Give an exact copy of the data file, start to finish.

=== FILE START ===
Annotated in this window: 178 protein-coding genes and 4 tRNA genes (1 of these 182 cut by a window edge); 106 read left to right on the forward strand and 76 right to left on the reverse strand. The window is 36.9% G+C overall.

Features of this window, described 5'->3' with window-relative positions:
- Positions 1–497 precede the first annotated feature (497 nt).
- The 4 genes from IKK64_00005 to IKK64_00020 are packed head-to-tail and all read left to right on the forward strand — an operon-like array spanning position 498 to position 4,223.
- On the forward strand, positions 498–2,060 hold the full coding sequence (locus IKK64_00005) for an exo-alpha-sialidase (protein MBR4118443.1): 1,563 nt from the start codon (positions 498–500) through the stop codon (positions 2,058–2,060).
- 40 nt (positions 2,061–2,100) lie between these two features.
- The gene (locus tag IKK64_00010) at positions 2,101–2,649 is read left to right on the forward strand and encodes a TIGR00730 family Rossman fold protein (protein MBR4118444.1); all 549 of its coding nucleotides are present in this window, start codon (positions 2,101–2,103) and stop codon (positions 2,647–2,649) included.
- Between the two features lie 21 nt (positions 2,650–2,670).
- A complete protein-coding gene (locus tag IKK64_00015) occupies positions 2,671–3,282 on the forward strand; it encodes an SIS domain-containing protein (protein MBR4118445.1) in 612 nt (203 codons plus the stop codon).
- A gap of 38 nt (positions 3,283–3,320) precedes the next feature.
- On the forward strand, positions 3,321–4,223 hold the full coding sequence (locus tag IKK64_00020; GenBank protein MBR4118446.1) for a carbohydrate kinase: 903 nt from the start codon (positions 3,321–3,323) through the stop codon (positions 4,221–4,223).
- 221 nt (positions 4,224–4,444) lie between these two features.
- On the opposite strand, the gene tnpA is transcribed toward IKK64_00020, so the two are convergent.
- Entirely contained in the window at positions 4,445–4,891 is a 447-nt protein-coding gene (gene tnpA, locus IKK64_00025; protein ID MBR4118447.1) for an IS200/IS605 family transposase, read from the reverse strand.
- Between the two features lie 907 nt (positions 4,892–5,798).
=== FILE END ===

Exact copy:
Annotated in this window: 178 protein-coding genes and 4 tRNA genes (1 of these 182 cut by a window edge); 106 read left to right on the forward strand and 76 right to left on the reverse strand. The window is 36.9% G+C overall.

Features of this window, described 5'->3' with window-relative positions:
- Positions 1–497 precede the first annotated feature (497 nt).
- The 4 genes from IKK64_00005 to IKK64_00020 are packed head-to-tail and all read left to right on the forward strand — an operon-like array spanning position 498 to position 4,223.
- On the forward strand, positions 498–2,060 hold the full coding sequence (locus IKK64_00005) for an exo-alpha-sialidase (protein MBR4118443.1): 1,563 nt from the start codon (positions 498–500) through the stop codon (positions 2,058–2,060).
- 40 nt (positions 2,061–2,100) lie between these two features.
- The gene (locus tag IKK64_00010) at positions 2,101–2,649 is read left to right on the forward strand and encodes a TIGR00730 family Rossman fold protein (protein MBR4118444.1); all 549 of its coding nucleotides are present in this window, start codon (positions 2,101–2,103) and stop codon (positions 2,647–2,649) included.
- Between the two features lie 21 nt (positions 2,650–2,670).
- A complete protein-coding gene (locus tag IKK64_00015) occupies positions 2,671–3,282 on the forward strand; it encodes an SIS domain-containing protein (protein MBR4118445.1) in 612 nt (203 codons plus the stop codon).
- A gap of 38 nt (positions 3,283–3,320) precedes the next feature.
- On the forward strand, positions 3,321–4,223 hold the full coding sequence (locus tag IKK64_00020; GenBank protein MBR4118446.1) for a carbohydrate kinase: 903 nt from the start codon (positions 3,321–3,323) through the stop codon (positions 4,221–4,223).
- 221 nt (positions 4,224–4,444) lie between these two features.
- On the opposite strand, the gene tnpA is transcribed toward IKK64_00020, so the two are convergent.
- Entirely contained in the window at positions 4,445–4,891 is a 447-nt protein-coding gene (gene tnpA, locus IKK64_00025; protein ID MBR4118447.1) for an IS200/IS605 family transposase, read from the reverse strand.
- Between the two features lie 907 nt (positions 4,892–5,798).